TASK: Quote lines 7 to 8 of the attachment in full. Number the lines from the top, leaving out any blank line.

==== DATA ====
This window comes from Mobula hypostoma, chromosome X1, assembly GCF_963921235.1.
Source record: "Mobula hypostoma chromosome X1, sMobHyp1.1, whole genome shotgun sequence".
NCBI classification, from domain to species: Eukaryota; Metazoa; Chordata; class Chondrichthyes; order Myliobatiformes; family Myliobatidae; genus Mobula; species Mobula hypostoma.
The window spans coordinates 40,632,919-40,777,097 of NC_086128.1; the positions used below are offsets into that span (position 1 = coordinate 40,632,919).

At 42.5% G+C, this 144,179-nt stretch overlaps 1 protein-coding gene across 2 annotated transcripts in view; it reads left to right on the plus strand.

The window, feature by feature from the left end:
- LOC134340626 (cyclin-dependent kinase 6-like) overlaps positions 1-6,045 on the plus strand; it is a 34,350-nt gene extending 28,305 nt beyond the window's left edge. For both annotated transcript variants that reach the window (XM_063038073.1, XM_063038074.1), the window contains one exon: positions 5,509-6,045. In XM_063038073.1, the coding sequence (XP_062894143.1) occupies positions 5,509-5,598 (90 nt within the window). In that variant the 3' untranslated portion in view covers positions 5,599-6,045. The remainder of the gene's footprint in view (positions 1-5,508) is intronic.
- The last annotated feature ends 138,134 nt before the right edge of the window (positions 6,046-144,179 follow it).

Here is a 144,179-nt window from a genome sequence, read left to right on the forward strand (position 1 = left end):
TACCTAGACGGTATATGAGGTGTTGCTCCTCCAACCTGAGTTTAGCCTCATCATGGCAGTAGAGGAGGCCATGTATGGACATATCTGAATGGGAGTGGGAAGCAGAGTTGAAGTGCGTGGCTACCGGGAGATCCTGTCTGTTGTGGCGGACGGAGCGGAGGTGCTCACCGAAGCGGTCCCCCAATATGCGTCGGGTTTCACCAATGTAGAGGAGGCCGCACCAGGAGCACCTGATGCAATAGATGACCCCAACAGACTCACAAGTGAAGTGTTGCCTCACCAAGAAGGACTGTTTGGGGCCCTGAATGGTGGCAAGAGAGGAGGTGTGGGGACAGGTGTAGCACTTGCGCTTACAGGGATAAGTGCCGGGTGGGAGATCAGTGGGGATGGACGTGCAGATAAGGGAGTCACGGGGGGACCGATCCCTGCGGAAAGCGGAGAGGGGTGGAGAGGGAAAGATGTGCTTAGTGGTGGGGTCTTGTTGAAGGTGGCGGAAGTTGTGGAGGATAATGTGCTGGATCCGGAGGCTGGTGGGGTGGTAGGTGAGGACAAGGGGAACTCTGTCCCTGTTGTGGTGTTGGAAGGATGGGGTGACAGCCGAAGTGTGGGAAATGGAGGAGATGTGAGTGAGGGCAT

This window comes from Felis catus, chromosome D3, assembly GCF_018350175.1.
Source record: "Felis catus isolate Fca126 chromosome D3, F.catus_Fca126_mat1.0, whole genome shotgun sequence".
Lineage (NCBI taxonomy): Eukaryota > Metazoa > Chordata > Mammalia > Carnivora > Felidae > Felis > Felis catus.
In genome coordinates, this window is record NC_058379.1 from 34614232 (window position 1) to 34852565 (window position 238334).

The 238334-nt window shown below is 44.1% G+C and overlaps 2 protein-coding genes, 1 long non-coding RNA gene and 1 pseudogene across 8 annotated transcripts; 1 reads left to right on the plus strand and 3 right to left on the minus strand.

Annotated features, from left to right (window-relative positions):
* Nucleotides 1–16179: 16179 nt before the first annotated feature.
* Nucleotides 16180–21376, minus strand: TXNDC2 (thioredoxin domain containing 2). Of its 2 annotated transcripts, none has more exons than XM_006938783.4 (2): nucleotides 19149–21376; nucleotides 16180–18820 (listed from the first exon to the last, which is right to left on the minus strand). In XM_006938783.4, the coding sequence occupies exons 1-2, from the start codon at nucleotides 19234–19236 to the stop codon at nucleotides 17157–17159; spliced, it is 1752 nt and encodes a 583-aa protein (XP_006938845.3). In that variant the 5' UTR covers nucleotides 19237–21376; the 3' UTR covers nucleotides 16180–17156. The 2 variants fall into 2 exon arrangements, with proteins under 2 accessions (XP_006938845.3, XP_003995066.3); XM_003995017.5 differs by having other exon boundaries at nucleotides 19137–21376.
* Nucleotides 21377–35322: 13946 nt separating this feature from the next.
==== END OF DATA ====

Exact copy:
- LOC134340626 (cyclin-dependent kinase 6-like) overlaps positions 1-6,045 on the plus strand; it is a 34,350-nt gene extending 28,305 nt beyond the window's left edge. For both annotated transcript variants that reach the window (XM_063038073.1, XM_063038074.1), the window contains one exon: positions 5,509-6,045. In XM_063038073.1, the coding sequence (XP_062894143.1) occupies positions 5,509-5,598 (90 nt within the window). In that variant the 3' untranslated portion in view covers positions 5,599-6,045. The remainder of the gene's footprint in view (positions 1-5,508) is intronic.
- The last annotated feature ends 138,134 nt before the right edge of the window (positions 6,046-144,179 follow it).